"Breaking Open the Word" :
James Cavanagh is the director of Evangelization and Catechesis for Metro-Area Parishes of the Denver Archdiocese. His weekly column, "Breaking Open the Word," is syndicated by the Denver Catholic Register, official newspaper of the Archdiocese of Denver. Click here to visit the Office of Evangelization & Catechesis for the Archdiocese of Denver.
Nov. 11: 32nd Sunday in Ordinary Time
• 1 Kings 17:10-16
Synopsis: In the ninth century B.C. 10 tribes in the northern part of Israel seceded from Jerusalem after rebelling against Solomon’s tyrannical son, Rehoboam. His rival, Jeroboam, led the people of the north into schism and idolatry by building sanctuaries where he set up golden calves (bulls actually) for the people to worship so they wouldn’t be tempted to go to Jerusalem.
About 50 years later, Elijah, the subject of this week’s first reading, was sent by God to lead the people of the north back to the Lord. The poor widow who Elijah stayed with represents all those in Israel who still believed in God despite the apostasy of their leaders. She expressed her faith by giving Elijah the last of her oil and flour.
Finally, our second reading is about Christ, the true high priest, who gave himself “once for all to take away sin by his sacrifice” (Heb 9:26). While Christ died “once for all,” the benefits of his sacrifice are made available to us through the Eucharist, enabling us to live lives of self-giving, sacrificial love like the widows in the other readings.
Key verse: “She, from her poverty, has contributed all she had” (Mark12:44).
Catechism of the Catholic Church: “Charity is the greatest social commandment. It respects others and their rights. It requires the practice of justice, and it alone makes us capable of it. Charity inspires a life of self-giving: ‘Whoever seeks to gain his life will lose it, but whoever loses his life will preserve it’” (No. 1889).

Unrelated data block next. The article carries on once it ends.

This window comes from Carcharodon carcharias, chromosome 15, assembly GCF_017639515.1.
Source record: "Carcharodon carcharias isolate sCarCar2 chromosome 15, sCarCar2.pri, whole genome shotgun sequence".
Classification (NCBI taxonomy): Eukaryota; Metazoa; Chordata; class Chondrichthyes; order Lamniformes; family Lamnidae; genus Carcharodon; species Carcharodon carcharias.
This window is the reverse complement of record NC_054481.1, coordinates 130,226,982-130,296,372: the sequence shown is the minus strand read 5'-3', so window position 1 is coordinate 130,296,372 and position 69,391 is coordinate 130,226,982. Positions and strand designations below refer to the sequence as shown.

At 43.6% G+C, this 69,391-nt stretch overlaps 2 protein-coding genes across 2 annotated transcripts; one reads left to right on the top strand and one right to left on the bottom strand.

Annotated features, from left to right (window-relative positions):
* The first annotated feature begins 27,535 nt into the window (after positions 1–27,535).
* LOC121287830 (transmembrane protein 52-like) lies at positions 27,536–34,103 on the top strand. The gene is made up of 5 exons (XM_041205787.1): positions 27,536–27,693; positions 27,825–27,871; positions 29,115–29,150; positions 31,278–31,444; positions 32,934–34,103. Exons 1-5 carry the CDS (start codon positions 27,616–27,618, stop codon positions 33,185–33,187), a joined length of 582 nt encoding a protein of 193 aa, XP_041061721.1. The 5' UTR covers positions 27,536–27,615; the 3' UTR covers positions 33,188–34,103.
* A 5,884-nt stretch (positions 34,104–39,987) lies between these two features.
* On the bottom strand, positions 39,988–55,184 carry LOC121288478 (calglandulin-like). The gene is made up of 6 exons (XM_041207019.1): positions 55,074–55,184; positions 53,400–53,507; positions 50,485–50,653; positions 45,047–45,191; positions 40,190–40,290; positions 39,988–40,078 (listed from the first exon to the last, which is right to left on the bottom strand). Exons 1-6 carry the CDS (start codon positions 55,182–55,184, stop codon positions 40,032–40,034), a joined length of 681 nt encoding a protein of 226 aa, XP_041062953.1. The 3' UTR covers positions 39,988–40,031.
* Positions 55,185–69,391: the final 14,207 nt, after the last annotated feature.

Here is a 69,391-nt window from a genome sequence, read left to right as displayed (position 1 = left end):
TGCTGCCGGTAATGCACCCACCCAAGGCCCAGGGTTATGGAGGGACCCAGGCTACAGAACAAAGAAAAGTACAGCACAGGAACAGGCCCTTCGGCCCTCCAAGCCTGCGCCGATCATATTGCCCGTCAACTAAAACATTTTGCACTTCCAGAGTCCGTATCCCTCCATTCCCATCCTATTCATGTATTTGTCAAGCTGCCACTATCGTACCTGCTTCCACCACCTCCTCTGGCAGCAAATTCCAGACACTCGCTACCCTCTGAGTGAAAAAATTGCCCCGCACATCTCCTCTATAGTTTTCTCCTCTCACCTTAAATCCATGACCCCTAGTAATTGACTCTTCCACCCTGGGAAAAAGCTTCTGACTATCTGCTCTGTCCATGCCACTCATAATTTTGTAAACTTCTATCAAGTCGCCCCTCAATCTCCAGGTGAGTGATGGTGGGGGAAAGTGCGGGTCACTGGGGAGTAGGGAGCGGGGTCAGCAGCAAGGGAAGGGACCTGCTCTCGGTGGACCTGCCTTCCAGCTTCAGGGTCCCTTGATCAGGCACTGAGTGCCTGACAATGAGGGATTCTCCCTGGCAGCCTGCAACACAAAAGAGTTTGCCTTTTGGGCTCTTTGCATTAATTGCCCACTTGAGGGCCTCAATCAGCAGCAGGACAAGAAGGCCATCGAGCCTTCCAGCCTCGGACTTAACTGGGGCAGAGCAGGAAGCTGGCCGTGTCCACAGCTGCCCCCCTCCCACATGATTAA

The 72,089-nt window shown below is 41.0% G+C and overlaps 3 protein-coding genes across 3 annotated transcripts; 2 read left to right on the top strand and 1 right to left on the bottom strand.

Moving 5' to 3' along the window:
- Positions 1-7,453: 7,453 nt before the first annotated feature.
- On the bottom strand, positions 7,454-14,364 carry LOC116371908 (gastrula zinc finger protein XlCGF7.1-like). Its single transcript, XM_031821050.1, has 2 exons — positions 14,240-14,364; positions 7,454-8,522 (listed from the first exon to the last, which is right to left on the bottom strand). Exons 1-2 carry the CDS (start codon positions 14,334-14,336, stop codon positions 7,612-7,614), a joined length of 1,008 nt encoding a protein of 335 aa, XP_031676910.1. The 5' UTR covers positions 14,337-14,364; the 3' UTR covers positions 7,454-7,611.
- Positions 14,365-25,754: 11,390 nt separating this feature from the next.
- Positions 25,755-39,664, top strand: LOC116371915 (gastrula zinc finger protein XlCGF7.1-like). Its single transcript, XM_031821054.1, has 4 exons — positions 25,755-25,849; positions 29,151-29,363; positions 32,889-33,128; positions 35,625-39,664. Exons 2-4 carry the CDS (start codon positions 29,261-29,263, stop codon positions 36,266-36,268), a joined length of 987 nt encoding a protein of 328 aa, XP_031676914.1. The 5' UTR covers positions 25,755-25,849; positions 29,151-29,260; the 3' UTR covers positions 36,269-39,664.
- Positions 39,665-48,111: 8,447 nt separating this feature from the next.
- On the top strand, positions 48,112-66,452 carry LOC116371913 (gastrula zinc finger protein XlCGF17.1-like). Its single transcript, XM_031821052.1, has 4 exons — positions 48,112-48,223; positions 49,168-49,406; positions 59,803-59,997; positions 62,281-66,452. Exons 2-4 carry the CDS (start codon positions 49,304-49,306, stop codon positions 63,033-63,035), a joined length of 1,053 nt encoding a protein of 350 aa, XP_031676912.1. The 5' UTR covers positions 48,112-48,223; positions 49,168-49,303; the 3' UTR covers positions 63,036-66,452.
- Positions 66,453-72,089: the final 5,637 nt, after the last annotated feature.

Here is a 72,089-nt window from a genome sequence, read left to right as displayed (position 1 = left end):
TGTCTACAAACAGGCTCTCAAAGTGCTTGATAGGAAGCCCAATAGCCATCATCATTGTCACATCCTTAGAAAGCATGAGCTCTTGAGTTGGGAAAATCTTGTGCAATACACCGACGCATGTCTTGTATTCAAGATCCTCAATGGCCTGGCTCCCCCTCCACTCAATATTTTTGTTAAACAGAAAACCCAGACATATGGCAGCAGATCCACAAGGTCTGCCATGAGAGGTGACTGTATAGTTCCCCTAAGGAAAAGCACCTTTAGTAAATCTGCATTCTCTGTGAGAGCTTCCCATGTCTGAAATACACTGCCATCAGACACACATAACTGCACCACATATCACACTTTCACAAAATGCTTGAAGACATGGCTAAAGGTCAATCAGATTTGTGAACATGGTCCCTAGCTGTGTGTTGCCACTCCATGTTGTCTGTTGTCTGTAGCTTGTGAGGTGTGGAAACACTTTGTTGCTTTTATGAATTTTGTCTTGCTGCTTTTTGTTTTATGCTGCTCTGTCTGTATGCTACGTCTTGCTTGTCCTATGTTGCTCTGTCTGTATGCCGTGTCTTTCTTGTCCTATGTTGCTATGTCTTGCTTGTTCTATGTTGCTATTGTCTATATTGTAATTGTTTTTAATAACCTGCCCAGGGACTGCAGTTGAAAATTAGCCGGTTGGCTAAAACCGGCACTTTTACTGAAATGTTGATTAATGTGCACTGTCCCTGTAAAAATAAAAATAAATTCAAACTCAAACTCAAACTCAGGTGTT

Pope Benedict XVI: “The widow, who is very poor . . . expresses the fundamental characteristic of those who are the ‘living stones’ of this new Temple, namely the total gift of themselves to the Lord and to their neighbor; the widow of the Gospel, and likewise the widow in the Old Testament, gives everything, gives herself, putting herself in God’s hands for others” (Homily, Nov. 8, 2009).
Life application: The widows in this week’s readings are a real inspiration. They demonstrate deep and authentic faith by giving everything they had for the love of God. They epitomize true discipleship by putting their faith into action without counting the cost. Would that all of us had such faith! Faith like that would free us to give ourselves completely and set the world on fire.
James Cavanagh is director of Evangelization and Catechesis for Metro-area Parishes of the Denver Archdiocese. Cavanagh’s column is distributed by the Denver Catholic Register.
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